Air pollution in parts of NSW is so bad that it is equivalent to smoking a cigarette a day, according to a group of doctors who have called on the state government to take immediate action.
Twenty-four doctors have written to Health Minister Jillian Skinner and the Environment Minister Mark Speakman, warning that the latest pollution monitoring in Newcastle showed that three out of six sites revealed air pollution above the accepted advisory standard.
The doctors are concerned that the unacceptably high levels are having an impact on residents health, particularly children.
The doctors wrote an open letter to the NSW ministers after seeing the first year’s result from the EPA’s new air quality monitors in Newcastle that showed three out of six sites had fine particulate matter (PM2.5) above the advisory standard of 8.0 ug/m3.
The monitors showed the average reading for Carrington was 8.2, Stockton 9.0 and central Newcastle 8.5 ug/m3.
“This concentration of particulates has the same mortality impact as smoking a cigarette each day for every child as well as adult in town; it is therefore a big problem,” said Newcastle GP and member of Doctors for
“We are doing our best to look after patients with heart and lung disease but the air quality in suburbs adjacent to industry is a drag on their health.”
State and federal environment ministers met in July to discuss air quality and agreed in principle to adopt tighter standards over the long term. However they delayed that adoption until at least the end of the year.
Dr Ewald said that “it’s unacceptable that after having non-enforceable advisory standards on fine particulates for 12 years, a one-year period of public consultation, and strong advice from the government’s experts, the Council of Australian Governments meeting in mid July still could not implement new standards and put the decision off ’til December”.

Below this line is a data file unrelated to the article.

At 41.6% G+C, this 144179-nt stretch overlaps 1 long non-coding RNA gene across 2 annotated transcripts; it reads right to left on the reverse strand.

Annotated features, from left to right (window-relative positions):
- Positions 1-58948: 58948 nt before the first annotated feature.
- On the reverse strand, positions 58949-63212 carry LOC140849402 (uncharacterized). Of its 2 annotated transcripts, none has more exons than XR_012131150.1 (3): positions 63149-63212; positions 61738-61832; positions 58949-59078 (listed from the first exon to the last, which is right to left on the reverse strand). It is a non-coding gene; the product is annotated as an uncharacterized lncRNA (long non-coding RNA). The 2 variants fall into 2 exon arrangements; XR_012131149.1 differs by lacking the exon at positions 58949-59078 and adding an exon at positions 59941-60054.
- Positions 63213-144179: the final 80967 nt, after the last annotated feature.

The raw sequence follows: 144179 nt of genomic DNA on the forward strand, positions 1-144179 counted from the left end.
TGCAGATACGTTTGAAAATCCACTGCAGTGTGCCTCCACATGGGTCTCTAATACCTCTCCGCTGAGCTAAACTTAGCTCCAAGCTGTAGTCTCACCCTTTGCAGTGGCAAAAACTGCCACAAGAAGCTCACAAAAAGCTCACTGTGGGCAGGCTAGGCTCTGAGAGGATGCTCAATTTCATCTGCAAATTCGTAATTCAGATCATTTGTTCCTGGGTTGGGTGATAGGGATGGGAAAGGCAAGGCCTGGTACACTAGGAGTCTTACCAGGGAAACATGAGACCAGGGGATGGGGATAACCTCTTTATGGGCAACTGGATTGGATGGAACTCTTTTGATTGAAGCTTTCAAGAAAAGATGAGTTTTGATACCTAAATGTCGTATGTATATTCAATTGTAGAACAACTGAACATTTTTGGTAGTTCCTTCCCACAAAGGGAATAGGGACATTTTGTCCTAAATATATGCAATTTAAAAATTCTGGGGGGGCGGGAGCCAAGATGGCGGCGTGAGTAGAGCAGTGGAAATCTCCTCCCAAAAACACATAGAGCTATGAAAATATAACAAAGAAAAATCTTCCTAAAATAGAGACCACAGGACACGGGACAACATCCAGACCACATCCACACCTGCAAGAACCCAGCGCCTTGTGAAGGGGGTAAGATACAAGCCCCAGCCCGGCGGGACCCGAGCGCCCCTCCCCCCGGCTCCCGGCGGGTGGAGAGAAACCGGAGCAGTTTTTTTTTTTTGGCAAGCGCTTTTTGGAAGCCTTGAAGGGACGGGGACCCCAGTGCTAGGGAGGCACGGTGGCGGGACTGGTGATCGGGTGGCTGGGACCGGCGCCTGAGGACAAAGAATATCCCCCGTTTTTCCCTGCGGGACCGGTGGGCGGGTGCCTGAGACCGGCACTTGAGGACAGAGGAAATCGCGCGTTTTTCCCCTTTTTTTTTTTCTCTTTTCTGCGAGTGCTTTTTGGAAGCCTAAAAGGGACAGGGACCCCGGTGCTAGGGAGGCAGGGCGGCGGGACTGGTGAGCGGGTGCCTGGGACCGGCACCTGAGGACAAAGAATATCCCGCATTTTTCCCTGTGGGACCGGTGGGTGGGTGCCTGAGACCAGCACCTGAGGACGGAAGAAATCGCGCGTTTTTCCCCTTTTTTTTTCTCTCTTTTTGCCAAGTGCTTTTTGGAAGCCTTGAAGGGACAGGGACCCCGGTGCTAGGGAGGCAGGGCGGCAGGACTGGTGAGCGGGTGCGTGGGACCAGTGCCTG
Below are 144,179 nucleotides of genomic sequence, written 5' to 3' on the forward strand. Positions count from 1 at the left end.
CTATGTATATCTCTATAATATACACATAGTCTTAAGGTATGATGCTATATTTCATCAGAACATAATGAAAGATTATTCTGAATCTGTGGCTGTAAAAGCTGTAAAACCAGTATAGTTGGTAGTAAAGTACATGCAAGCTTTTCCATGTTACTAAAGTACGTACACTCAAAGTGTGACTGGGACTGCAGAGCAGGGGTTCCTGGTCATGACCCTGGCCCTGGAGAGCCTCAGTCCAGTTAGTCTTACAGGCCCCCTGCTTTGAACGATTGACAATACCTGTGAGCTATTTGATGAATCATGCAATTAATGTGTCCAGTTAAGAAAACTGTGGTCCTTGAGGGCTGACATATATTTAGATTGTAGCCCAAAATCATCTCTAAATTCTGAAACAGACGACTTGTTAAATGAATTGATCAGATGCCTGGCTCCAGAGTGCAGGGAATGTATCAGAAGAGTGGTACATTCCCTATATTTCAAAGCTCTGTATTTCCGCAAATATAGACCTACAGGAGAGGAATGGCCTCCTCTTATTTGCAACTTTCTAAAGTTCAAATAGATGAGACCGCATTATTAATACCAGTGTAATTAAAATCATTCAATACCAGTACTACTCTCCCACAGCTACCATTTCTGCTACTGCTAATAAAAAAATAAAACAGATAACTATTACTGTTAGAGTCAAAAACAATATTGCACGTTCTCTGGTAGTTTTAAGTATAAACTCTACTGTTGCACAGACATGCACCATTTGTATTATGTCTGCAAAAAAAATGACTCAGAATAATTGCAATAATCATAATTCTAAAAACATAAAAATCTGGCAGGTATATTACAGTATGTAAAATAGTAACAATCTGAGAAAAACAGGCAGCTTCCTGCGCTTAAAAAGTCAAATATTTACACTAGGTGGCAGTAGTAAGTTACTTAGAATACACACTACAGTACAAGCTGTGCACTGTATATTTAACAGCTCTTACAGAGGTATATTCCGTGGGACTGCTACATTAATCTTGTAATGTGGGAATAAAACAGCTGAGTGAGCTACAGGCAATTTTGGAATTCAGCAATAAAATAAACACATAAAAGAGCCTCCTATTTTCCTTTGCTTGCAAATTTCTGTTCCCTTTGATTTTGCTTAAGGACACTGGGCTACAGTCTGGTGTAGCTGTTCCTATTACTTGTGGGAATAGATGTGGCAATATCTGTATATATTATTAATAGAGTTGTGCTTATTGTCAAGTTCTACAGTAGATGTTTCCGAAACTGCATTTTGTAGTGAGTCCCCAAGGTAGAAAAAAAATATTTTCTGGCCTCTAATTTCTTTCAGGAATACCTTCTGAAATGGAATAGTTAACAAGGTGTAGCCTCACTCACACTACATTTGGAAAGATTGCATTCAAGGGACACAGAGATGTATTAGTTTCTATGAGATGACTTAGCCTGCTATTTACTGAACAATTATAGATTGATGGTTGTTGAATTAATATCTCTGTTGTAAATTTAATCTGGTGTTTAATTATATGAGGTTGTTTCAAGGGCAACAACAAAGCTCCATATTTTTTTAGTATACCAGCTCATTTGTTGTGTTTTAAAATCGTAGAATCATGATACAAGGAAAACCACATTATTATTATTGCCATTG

“The government has a duty of care to protect public health and must tackle the problem of air quality as a priority.”
A spokeswoman for NSW Health said the development of air quality targets is a national process.
“In NSW the lead agency is the EPA. NSW Health is not a regulatory agency for air quality, but works closely with EPA on air quality issues, ” she said.
A spokesman for the Minister for the Environment Mark Speakman said there are as yet no new standards for PM emissions, but the NSW government was leading the national push in this regard.
He said that ministers also agreed to finalise their consideration of the national standards by 31 December 2015.
Dr Ewald said the doctors group wants action now. He said people with chronic lung disease and are being affected and long-term exposure to pollution could lead to impaired lung growth in children.
The story was published in the Sydney Morning Herald on 13 September 2015.